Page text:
Film study showed Griffin III, as a drop-back, pocket-passer got the ball out of the pocket/his hands in 2.81 seconds on average. When on the move, Griffin III got the ball out in 2.14 seconds -- a considerable improvement.

Furthermore, Griffin's accuracy percentage, deep-ball accuracy, under pressure and play-action percentages were within the top five-percent in the league. In the pocket, Griffin's percentages drastically dropped, showing up as nothing more than an average NFL QB at best.

Griffin III didn't enter the NFL as a drop-back passer. His game was based on athleticism, a streamlined and directly explosive offensive system while at Baylor University. 

Following early success in Washington in the Shanahan (Mike Shanahan - head coach / Kyle Shanahan - offensive coordinator) offensive system which had him on the move often, a serious knee injury, turmoil with the offensive coordinator and a change at head coach (Jay Gruden) as well as scheme and health derailed Griffin III's career. 

"The changes in Washington weren't the best for Griffin III. He had never been a pocket-passer, certainly not a drop-back type guy, his exposure was fairly limited. This was something we learned Robert (Griffin III) wanted to learn, but was cut-off at the pass by the Redskins coaching staff prior to the change," the source continued.

Jackson beamed about Griffin III's athleticism, his ability to hit targets while on the move, his ability to quickly get the ball to the receiver. As much excitement Griffin III provided, the reality for Jackson and Hamilton was to get him into the building and begin the process of refining Griffin III's mindset and ability to process in the pocket setting.

"Getting Robert (Griffin III) to be a little more patient, to trust what he knows and having a running clock in his head were very important in the early sessions -- both film and on the field. It's been an up and down process, which was expected. Nobody believed this would be a quick transformation," the source said.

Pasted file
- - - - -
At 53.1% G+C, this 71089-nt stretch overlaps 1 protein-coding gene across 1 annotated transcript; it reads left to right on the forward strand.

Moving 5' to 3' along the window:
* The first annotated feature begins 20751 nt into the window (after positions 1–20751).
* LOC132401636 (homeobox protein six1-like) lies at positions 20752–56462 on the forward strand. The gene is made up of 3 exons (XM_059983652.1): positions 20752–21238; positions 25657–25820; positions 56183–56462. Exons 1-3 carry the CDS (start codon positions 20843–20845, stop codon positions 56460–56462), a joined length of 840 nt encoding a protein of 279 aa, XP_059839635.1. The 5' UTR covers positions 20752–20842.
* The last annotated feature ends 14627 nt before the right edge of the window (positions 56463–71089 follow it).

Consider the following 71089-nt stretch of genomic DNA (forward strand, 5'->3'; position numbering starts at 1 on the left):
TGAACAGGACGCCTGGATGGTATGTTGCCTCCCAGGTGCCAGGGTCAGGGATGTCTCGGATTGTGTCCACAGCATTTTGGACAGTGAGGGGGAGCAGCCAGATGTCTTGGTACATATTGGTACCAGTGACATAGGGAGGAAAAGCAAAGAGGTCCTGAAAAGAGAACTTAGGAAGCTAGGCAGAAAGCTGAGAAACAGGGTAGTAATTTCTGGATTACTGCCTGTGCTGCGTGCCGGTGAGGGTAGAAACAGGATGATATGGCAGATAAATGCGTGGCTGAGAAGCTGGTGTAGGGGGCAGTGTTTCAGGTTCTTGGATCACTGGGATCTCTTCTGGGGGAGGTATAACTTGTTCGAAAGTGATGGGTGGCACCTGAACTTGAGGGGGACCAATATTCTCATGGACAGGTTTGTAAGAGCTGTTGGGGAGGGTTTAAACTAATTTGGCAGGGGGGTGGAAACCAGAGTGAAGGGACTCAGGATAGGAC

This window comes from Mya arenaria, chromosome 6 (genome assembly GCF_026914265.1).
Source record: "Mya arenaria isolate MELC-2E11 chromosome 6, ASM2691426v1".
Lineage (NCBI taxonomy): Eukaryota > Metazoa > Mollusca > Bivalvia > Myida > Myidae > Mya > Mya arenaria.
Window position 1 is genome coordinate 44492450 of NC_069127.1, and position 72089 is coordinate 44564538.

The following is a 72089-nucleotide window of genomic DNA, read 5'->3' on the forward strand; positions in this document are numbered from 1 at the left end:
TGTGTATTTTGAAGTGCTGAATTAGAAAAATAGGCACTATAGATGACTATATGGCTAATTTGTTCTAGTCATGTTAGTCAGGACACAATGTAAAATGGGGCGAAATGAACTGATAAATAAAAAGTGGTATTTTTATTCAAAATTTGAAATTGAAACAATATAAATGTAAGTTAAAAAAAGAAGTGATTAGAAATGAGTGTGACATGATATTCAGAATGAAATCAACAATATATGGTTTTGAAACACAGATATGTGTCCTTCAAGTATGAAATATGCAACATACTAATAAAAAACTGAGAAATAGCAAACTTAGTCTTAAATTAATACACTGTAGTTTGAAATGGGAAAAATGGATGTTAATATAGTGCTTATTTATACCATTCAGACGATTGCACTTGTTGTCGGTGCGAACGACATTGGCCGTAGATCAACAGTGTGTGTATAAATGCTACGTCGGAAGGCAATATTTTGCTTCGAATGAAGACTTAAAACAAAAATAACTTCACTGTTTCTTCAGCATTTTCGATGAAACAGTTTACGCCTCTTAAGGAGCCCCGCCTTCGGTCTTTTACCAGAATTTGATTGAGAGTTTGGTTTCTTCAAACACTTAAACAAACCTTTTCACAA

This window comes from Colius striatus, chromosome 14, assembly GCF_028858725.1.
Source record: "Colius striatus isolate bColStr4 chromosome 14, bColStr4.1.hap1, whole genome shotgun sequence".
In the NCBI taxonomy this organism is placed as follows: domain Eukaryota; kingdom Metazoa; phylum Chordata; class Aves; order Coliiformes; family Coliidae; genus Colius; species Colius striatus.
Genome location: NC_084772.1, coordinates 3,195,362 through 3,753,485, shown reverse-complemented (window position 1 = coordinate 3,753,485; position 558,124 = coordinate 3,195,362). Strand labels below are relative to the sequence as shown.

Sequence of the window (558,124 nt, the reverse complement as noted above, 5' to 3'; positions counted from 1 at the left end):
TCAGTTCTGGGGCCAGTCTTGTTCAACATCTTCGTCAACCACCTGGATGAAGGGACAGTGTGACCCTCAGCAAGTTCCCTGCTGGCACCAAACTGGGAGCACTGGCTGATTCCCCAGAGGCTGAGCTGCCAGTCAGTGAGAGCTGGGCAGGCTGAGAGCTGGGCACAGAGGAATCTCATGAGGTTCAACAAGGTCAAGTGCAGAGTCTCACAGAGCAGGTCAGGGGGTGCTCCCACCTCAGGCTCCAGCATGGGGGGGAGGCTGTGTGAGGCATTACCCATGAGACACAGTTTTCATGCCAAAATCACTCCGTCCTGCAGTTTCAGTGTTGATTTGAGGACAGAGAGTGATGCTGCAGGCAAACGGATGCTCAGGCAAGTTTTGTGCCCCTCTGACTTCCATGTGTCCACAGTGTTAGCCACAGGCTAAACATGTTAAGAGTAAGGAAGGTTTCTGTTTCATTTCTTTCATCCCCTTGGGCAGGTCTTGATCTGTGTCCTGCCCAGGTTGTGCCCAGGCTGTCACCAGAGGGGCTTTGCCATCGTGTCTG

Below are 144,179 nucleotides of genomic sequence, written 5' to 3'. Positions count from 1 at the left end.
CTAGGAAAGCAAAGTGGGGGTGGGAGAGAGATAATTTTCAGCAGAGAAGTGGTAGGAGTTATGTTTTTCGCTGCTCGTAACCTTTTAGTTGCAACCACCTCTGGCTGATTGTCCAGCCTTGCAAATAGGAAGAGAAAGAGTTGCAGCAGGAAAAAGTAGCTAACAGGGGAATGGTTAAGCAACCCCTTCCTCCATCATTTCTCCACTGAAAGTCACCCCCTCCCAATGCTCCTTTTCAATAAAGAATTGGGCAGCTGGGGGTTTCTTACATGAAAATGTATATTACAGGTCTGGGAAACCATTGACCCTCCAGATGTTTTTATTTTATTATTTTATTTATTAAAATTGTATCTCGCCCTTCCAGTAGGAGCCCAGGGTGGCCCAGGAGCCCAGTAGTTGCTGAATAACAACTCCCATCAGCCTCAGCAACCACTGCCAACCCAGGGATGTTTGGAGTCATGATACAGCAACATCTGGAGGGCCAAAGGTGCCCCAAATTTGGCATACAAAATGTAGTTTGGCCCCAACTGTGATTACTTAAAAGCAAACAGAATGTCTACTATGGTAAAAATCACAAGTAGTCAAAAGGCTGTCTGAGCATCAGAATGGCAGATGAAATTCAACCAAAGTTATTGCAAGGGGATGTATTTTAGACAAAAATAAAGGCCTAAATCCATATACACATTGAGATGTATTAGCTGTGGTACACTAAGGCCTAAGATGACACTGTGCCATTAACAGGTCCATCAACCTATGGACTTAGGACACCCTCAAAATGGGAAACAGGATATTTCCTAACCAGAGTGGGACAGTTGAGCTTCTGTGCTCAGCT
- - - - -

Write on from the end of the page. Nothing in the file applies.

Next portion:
Griffin, as well as the other quarterbacks on the Browns roster (McCown, Davis and Kessler) spend numerous hours in the film-room with Jackson and Hamilton reviewing plays, identifying the proper protection and direction of a play. Jackson harped continuously the importance of getting the ball out of the pocket quickly.

Once on the practice field, Griffin III would be instructed to be 'quicker' with the ball. As time passed, Jackson saw improvement, though baby-steps, the quarterback was being rebuilt.

Jackson quickly found out Griffin III, when comfortable and confident, performed at a high rate. When the quarterback was taken out of his element, playing exclusively from the pocket, his confidence and productivity were shaken.

Throughout the spring and early summer OTA sessions, Griffin III would display strides of improvement, then battled inconsistency. Jackson and his offensive staff anticipated the up and down performances and have been pleased with the work ethic, demeanor and confidence level Griffin III has displayed.

At the onset, the expectation level of the Browns has been to develop Griffin III's skill set and if/when he's ready, he'll be on the playing field. Throughout the early OTA sessions, veteran Josh McCown has performed better on the practice field, giving Griffin III a barometer to exceed (McCown and Griffin III have a good relationship).

As training camp approaches in late July, Griffin III only needs to continue with the program installed for him by Jackson and let his natural ability and improved mental preparation meet on the road.

For the Browns, that would be a success.